January is an exciting month. It means that you can start filling out that year list again; all the birds you see are new, what an exciting time. When I stepping out of door in January first, I'm always thinking what would be the first bird I see?
Last couple of years I been starting my new year first birding day on Fort George Island with owling. But this year I and Kevin decided to get started at Beltz-Tiger Point Preserve. Thatís where we left off at Christmas Count, December 28íth. Last bird we got then was an Eastern Woodcock, and thatís why we are here again.
We werenít there the only ones. Mr. and Mr. Becker's were already there waiting for Woodcock flyover. But Woodcock wasnít the only one who showed up, park ranger walked out from dark to check out what the people doing here that early. Luckily he was ok with us, altough park was still officially closed. After little talking with us he left and we were able to get back to Woodcock business. Just when we were about to give up, Woodcock finally did an expected flyover. So, Woodcock became a first bird of the year (let's say we didn't hear that Black-crowned Night-Heron's call).
Next we walked unsuccessfully in Pumpkin Hill for Brown-headed Nuthatch and Northern Bobwhite. Seeing only few new year birds we moved to Sheffield Park where we found all together 26 new species. Wilson Snipe, Bufflehead and American Wigeon were the highlights.
Now was the time to go and get those Florida rarities - Snowy Owl and Snow Buntings from Little Talbot and Huguenot Park. Snowy Owl was easy to find, just follow the growd of birders, but Snow Buntings were no show that day, luckily I was able to get buntings couple of days later as expected.
Little Talbot holded for us a little surprise. Grasshopper Sparrow was reported couple of days earlier, and luckily we were able to relocate this hard to see sparrow again. Nice!
I did't get much sleep that night, only few hours, remember what day it was, and by now it really started to effect my birding ability. I just couldnít keep focus what I was doing. Also it started raining so that was a good reason to call off birding and get back home. Kevin continued birding in Arlington area parks Reddie Point and Blue Cypress.
I was just finishing my lunch when Kevin sent me text message from Reddie Point, ďLotís of birds aroundĒ. Of cause I couldnít stay home. Rain was almost over so that I got back to park, but not for a long. After picking up some good birds like American Bittern at Blue Cypress I was completely out and ready to go back home. Kevin said that you really are out... birding from a car. Two hours sleep last night was not enough, so I called the day off for sure. 94 species for the first day, not bad, but lot less than Kevinís list, 114.
Few days later Kevin texted me about the 4-5 Western Kingbirds at Heckscherd road. By the way, I got lucky with that one. I couldnít find them first, but on a way back from Huguenot, I stopped again at the pointed location, and as soon as I pulled to the parking lot, I noticed one Kingbird on a wire. I stopped the car at middle of the road and snapped few pics, just in case if it takes off. I was lucky to get picture because it took off and flew over the river to Mayport. Least I had a picture to prove I saw it.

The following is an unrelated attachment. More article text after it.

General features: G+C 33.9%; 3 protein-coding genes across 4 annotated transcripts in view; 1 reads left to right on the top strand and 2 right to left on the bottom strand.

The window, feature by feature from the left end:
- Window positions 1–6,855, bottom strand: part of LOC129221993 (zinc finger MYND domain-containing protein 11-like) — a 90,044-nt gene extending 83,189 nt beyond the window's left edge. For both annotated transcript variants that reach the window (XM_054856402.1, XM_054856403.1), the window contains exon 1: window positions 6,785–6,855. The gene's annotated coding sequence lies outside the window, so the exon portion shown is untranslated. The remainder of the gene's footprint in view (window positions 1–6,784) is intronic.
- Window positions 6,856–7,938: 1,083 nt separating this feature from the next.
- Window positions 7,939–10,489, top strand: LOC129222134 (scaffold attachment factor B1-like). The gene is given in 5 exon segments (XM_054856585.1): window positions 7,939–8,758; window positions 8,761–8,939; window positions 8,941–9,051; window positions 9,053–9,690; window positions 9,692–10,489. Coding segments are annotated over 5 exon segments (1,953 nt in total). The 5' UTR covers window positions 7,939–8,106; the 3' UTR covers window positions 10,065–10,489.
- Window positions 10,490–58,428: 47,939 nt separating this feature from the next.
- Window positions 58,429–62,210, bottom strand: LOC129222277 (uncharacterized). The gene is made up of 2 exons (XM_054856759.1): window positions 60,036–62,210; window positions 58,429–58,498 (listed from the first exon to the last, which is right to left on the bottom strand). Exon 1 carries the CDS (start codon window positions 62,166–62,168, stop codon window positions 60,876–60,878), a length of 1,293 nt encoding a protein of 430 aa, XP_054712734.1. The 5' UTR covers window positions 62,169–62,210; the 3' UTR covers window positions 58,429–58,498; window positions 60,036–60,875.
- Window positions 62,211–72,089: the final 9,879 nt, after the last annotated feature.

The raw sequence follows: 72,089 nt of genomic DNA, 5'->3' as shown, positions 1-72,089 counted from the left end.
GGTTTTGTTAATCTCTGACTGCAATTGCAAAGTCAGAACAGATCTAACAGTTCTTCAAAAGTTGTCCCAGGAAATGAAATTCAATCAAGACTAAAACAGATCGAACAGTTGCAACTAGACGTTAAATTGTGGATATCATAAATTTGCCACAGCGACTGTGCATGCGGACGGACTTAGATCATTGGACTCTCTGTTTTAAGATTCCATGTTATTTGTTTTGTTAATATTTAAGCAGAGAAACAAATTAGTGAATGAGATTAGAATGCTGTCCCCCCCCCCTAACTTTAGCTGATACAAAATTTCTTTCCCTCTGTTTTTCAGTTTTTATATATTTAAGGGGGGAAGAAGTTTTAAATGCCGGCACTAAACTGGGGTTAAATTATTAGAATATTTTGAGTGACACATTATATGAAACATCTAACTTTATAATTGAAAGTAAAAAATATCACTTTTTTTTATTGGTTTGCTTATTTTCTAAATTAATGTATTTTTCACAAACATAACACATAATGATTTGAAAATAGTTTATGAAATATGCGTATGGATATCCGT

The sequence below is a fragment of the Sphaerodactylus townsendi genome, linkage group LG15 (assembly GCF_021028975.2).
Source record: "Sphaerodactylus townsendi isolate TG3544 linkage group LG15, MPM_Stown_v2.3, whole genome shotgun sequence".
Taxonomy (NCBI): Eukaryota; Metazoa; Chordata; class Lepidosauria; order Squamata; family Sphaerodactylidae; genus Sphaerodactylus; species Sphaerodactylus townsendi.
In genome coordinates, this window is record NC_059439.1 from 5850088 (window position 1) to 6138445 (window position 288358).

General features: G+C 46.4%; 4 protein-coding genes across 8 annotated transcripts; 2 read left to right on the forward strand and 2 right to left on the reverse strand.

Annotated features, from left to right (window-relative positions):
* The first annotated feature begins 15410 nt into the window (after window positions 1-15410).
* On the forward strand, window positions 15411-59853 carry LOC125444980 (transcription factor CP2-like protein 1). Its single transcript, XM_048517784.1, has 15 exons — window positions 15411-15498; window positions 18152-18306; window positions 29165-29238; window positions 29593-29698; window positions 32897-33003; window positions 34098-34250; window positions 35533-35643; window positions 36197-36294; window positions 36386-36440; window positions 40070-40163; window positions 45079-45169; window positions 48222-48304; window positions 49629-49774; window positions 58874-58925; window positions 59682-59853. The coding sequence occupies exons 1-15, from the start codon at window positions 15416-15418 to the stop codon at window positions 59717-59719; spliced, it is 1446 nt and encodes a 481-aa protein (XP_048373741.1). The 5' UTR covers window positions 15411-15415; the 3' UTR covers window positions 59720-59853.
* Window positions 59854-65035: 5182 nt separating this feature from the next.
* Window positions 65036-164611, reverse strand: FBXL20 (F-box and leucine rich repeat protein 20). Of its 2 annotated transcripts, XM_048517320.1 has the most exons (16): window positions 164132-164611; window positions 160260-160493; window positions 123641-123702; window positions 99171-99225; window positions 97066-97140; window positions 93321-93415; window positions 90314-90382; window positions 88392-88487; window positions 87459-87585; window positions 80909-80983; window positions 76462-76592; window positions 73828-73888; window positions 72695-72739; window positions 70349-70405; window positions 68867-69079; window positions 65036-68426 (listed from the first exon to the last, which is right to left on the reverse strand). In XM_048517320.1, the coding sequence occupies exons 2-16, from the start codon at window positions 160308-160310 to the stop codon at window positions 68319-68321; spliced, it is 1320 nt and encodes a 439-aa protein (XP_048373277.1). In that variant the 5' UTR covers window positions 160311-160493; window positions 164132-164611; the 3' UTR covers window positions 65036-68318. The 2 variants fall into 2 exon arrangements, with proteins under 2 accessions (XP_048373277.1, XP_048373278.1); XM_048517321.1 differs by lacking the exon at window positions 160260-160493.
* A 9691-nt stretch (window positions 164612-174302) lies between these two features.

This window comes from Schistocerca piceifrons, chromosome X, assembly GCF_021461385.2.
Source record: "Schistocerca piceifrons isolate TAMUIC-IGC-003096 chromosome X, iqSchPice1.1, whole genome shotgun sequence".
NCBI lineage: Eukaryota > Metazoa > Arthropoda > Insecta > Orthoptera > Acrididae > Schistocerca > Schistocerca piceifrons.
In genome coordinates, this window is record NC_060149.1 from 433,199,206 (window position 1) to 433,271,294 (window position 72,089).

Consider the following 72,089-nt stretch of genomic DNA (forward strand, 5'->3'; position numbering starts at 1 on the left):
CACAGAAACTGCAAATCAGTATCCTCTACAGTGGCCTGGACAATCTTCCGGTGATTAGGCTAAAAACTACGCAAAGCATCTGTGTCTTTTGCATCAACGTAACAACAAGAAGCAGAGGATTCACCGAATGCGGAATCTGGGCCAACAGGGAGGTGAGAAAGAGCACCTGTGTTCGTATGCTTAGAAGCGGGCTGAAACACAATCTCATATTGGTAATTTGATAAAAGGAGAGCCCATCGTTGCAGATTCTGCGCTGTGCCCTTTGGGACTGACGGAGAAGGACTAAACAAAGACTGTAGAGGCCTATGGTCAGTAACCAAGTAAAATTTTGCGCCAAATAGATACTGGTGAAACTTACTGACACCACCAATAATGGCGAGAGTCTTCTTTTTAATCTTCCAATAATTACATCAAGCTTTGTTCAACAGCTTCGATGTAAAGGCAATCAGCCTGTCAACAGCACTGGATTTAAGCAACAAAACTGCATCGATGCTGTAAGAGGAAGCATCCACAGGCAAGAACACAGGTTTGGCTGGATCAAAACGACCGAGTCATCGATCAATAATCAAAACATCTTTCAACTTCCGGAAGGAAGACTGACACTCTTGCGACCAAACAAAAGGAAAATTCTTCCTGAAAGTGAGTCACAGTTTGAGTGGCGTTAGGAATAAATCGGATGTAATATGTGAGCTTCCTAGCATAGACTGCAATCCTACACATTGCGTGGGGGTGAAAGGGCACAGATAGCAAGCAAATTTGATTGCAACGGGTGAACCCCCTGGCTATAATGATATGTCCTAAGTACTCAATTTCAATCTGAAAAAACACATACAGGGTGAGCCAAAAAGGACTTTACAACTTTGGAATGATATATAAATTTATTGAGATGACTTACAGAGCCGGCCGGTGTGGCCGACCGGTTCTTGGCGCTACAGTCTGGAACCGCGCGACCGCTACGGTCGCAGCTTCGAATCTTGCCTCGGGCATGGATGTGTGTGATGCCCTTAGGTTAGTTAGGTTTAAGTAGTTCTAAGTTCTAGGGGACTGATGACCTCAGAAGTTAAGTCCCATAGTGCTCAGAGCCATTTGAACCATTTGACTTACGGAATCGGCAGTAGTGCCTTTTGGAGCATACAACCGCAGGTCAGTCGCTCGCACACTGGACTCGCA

Next day I was back in birding. I got some good birds like Field Sparrow at Sheffield park. Last time I saw Field Sparrow was back in 2010. I was looking for this Sparrow actively back in December with no luck, least I got one now. I wish I got a photo, but it took off before I was able to snap a photo.
One day I decided to get out to Fort George Island before sunrise so that I could get the Screech Owl. After playing the call it answered as expected. I was hoping to get also a Great Horned and the Barred Owls to call back too, but no show for them.
I already gave up with other owls when suddenly Great Horned Owl hooked right nearby, didnít expect that, because day already started, but Iím glad I got this guy out of the way.
Owls were not the only good birds in that day. Dave sent me picture of Rufous Hummingbird from his home feeder. So, I headed there and didnít have to wait long when Rufous showed up. Thanks Dave, Rufous Hummingbird was a lifer for me and rare winter visitor in Florida.
January holded for me more good birds. I got Northern Bobwhites and Brown-headed Nuthatches at Pumpkin Hill, remember we missed them in January first. No problem with Nuthaches, but even Bobwhites were actually easy, I had to walk back to known sparrow hotspot and Bobwhites just popped out one by one, 11 together. That was easy.
Kevin found also White-winged Scoter and a Greater Scaup at Huguenot and I was glad to see them too, thanks Kevin.
American Pipits were on show at Sheffield Park and Rusty Blackbird and Eastern Meadowlarks at M&M Dairy. Northern Pintail I got from Perdue Rd. Pond as expected, and still missing year bird Barred Owl called at Reddie Point. For White-crowned Sparrow I had to go back to Little Talbot, and I got also great pictures of Grasshopper Sparrow over there.
End of the month was busy filling up 2014 year list. Northern Shovelers were at Shell Bay and 3 Vesper Sparrows in Sheffield Park. For Red-headed Woodpeckers I had to go to Boonie Park in downtown. That is a reliable location for them at any given time.
I ended the month with Brown Thrasher and Roseate Spoonbill at Theodore Roosevelt Area. 149 species for January. Thatís the same what I got last year at this time. I didnít even count Mallards or Mottled Ducks now. I know they are mostly all mixed up and eBird flags them, so I donít even podder to count them now. Maybe, if I find them in remote area with good field marks I would count, but for now I leave them out.
For full list of seen birds look for the first 149 birds in Duval 2014 Year List (248)